Election Section

Reading the consumer mind can be difficult

By John Cunniff The Associated Press
Tuesday May 01, 2001

There is something to be explained about the popular measurements of consumer confidence. A lot, perhaps, but a beginning would be to explain why people won’t buy a refrigerator but will buy a stock. 

The latest consumer attitudes survey from the University of Michigan indicates two-thirds of consumers believed the economy was in recession in April – one of the worst levels since 1992, when it really was. 

Buying attitudes were said to have declined for homes, appliances, cars, furniture and home electronics – and other studies back this up. But decline is relative, as in declines from extreme, unsustainable highs. 

Almost simultaneously with the consumer confidence report came the surprising news that the economy grew at a 2 percent annual rate during the first quarter, twice as fast as had been anticipated. 

Remember, this was a three-month period during which the word recession was used by officials and commentators almost every day – enough times you might say to brainwash even the most stubborn consumer. But consumers held out, perhaps as long as they could under the dire circumstances being expressed by so-called experts. Car sales and home sales remained near record highs, and confidence even began to rise. 

Now, apparently it has fallen again, even as other indicators suggest the worst might already have occurred, leading to the reasonable suggestion that consumers might be reacting to events rather than forecasting them. If things really are as bad as I’ve been reading, the consumer can be imagined thinking, then I had better get in agreement with the crowd.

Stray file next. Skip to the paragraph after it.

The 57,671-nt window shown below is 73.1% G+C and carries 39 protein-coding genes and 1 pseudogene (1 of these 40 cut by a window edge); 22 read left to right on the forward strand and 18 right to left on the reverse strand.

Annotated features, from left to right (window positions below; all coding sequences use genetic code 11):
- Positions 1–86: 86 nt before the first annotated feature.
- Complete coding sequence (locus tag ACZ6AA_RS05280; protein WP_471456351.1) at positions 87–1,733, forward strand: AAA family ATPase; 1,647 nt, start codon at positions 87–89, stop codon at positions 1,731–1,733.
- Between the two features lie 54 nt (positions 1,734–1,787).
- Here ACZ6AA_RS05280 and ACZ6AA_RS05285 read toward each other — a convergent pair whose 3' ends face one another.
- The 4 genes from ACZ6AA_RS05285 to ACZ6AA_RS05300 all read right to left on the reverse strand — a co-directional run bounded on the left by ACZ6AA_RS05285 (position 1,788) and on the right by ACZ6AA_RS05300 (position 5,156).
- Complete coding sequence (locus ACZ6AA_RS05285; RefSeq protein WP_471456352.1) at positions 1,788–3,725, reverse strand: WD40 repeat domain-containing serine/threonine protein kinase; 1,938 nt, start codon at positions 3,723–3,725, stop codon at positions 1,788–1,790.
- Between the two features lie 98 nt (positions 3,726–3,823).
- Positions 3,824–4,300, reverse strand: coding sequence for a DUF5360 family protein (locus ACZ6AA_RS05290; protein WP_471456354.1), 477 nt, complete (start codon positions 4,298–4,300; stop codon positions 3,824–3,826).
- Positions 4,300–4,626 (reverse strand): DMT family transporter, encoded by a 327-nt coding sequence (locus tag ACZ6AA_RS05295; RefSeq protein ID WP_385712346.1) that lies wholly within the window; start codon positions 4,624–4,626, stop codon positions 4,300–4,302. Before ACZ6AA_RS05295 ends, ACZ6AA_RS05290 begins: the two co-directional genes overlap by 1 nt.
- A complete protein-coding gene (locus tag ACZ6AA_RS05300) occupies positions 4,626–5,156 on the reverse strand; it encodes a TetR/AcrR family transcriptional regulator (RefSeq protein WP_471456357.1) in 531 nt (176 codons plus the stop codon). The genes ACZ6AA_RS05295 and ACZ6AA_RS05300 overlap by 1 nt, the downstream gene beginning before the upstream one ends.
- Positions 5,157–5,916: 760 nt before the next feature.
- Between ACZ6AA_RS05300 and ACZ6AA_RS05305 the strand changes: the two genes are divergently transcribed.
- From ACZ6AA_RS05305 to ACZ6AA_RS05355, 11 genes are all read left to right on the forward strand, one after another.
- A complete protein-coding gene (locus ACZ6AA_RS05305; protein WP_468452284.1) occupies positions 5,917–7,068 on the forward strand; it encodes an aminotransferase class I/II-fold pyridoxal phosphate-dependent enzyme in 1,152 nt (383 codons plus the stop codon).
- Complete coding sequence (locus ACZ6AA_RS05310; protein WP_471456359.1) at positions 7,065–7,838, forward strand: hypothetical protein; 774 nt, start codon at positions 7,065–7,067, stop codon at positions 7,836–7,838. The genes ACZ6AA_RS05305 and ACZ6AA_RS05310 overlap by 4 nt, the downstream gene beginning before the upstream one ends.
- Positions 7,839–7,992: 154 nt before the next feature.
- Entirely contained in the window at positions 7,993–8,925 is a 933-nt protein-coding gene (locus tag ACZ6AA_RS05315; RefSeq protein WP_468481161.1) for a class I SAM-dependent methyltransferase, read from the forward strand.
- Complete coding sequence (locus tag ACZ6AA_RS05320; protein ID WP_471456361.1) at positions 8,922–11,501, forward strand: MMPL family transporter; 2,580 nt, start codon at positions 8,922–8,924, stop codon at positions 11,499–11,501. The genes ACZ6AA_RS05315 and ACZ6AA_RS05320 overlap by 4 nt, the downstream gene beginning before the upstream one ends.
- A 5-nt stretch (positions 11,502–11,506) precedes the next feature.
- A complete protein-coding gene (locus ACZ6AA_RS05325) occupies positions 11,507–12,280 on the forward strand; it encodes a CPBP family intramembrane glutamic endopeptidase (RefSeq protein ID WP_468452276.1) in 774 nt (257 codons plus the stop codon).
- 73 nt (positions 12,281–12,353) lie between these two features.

This, however, does not seem to apply to investors, whose growing numbers in this day and age include a large segment of ordinary consumers, the same consumers who are now said to be worried about the future. If so, the worries hardly show up in the trading statistics. After one of the worst crashes ever, and certainly the worst in terms of the number of investors directly involved, optimism remains. Investors don’t make plans to spend their money on what is past. They spend because they believe that the companies they spend on will do better in the future than they’re doing now. Right now, they are eager to spend. 

Inflated expectations, of course, are what Federal Reserve chief Alan Greenspan had in mind when he referred to irrational exuberance. In the long term, stocks might average 11 percent, but they can experience violent downturns in the meantime. Eleven percent can disguise much interim pain. 

The consumer-investor, however, knows at least a bit about pain, having seen mutual funds and 401(k)s decimated along with glorious plans for the future.  

John Cunniff is a business analyst for The Associated Press